Which brings me to my third issue. The novel was emotionally dry. Presumably it is fairly difficult to explore the same themes in three separate books, specifically when we all know what happened to Jace. The most difficult thing here is maintaining familiarity, while altering the vantage point ever so softly. Unfortunately, redundancy abounds, and the same themes repeated from the earlier books became stale. Implementing new events, and embellishing on older ones brought brief relief, however they were few and far between. Introducing Jace’s interpretation of events post ‘incident’ was refreshing, and tore at the emotional threads sustained by reliving the event three times. However, the key potential of this novel was exploring Jace’s subjective orientation to the ‘event’, yet the impact was a whisper rather than a scream. The levees should have cracked and breeched, but earlier events were the focal point, and there were only moments left to offer a sampling of Jace’s experience. I also expected a greater level of focus on Paris. There was lots of emotional fragility and personal turbulence left unexplored.
Finally Jace, the man of the hour. Nothingness. Redundant elements and there effect on the overall story as well as emotional content provided a sketch of Jace. Jace remained the sweet, understanding, and perhaps naïve person we encountered in Summer/Winter. Sure there was the brief emotional exploration not found in the other two books, but it was fleeting. Even though we discovered substantial knowledge of his past, the array of emotions was limited. Character development constipation……Static.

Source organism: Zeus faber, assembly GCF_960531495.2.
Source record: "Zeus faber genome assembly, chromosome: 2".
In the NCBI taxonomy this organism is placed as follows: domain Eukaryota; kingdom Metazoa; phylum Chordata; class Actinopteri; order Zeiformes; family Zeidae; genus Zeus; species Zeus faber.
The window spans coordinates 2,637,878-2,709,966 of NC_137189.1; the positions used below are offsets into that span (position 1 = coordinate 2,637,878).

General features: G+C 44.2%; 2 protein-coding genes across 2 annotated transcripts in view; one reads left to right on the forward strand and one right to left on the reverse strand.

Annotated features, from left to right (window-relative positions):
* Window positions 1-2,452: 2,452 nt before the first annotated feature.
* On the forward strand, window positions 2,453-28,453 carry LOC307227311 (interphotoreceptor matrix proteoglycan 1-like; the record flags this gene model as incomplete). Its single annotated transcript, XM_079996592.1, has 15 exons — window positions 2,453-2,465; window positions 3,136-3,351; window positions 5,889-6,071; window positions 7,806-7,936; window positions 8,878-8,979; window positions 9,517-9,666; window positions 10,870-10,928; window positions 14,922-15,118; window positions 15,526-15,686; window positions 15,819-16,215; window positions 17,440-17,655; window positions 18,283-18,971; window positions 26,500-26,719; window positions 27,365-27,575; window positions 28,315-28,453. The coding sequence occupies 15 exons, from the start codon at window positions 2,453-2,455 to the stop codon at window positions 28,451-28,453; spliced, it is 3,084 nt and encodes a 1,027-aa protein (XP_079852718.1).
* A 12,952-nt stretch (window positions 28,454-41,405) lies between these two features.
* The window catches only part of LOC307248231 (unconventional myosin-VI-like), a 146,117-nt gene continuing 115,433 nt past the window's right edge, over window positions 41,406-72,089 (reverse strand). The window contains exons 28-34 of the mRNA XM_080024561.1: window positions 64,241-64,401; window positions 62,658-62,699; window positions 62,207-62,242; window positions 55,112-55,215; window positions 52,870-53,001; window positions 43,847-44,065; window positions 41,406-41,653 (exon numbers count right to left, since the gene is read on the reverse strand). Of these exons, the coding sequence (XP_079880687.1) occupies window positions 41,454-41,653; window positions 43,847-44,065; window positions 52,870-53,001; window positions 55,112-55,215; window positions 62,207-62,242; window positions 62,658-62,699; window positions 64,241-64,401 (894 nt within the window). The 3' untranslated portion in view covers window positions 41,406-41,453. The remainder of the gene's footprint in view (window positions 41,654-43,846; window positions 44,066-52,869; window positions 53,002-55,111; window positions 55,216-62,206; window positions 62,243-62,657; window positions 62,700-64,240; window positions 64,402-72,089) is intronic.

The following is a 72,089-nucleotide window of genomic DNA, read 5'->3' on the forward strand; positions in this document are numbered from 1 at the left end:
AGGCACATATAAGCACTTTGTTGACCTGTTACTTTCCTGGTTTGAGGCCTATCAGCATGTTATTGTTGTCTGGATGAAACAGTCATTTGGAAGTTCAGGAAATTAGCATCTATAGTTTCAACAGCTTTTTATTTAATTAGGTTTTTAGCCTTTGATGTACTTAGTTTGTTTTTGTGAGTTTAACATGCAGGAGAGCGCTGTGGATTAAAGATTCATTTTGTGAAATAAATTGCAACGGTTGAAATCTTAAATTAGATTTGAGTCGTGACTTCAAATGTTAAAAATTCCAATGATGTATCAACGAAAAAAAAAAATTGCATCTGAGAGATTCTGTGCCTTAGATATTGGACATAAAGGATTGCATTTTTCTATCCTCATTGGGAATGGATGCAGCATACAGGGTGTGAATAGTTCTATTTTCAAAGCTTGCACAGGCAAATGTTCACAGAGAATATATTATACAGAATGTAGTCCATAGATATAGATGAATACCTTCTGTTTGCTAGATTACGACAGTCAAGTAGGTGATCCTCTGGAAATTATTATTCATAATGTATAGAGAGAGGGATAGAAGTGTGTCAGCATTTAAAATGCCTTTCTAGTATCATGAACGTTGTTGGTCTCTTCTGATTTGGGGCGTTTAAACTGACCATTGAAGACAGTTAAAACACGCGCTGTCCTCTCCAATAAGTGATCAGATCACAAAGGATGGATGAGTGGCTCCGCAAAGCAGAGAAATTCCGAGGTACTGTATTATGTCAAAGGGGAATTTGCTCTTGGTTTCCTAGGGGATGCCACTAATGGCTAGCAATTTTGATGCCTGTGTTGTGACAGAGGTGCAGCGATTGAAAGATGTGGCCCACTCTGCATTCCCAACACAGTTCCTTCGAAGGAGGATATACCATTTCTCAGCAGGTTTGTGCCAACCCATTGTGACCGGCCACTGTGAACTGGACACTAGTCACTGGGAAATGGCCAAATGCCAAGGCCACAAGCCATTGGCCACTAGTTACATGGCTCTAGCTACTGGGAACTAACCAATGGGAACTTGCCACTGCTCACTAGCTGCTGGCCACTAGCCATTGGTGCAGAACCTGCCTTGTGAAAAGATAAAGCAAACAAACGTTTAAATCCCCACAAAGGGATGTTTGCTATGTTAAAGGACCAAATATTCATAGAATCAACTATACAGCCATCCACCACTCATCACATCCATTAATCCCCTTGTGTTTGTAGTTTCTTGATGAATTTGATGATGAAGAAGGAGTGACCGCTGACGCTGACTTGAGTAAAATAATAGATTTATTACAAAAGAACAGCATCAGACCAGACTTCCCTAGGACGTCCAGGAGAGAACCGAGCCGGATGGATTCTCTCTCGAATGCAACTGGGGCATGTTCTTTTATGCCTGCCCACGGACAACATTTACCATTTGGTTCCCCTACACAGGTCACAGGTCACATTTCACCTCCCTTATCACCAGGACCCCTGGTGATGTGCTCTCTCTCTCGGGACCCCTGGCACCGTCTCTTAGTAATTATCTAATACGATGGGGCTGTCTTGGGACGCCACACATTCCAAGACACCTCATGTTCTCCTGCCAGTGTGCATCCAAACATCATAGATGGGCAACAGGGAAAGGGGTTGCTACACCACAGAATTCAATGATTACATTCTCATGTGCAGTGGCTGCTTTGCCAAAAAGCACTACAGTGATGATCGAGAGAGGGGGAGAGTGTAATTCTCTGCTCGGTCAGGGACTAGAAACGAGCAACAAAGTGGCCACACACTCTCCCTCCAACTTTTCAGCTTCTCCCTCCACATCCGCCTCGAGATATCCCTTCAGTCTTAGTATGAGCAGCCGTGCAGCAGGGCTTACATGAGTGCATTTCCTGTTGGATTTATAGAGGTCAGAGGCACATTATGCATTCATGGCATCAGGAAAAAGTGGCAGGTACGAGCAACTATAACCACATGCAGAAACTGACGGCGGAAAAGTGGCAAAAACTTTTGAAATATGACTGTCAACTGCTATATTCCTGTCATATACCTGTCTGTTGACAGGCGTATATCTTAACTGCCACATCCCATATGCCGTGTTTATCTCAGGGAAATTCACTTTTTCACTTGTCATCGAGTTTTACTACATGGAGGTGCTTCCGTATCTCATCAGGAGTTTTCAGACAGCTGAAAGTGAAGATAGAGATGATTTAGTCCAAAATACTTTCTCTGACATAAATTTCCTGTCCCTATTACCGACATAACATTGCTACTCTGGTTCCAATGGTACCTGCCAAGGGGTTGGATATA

The thread of acceptance of adults in these individuals’ lives was unrealistic. Jace’s life was brimming with adults that offered advice, strength, and resilience. Sisters, uncles, aunts, moms, dads and friends adjusted swiftly and without pause to non-typical sexual identities and relationships. Yes, there were rifts and confrontation, but the majority of these originated from an angry, self-centered sister. We also had the expected relationship disharmony, and maybe if this area was amplified to a larger degree, Jace’s character would feel less two-dimensional.
Look, it’s a good book, and I am being tremendously hard on it. You have to understand, though, that Summer/Winter were exceptional examples of a skilled author exploring the deep terrain of homosexuality, self-identity, and hardships inherent to the task of maintaining self-agency while allowing yourself to love. In the end, while it doesn’t shine as bright as the others, it is part of the series and SHOULD be read.
It's not you. It's me. Here is a puppy.
Anndddddd…. The Project Runway vote…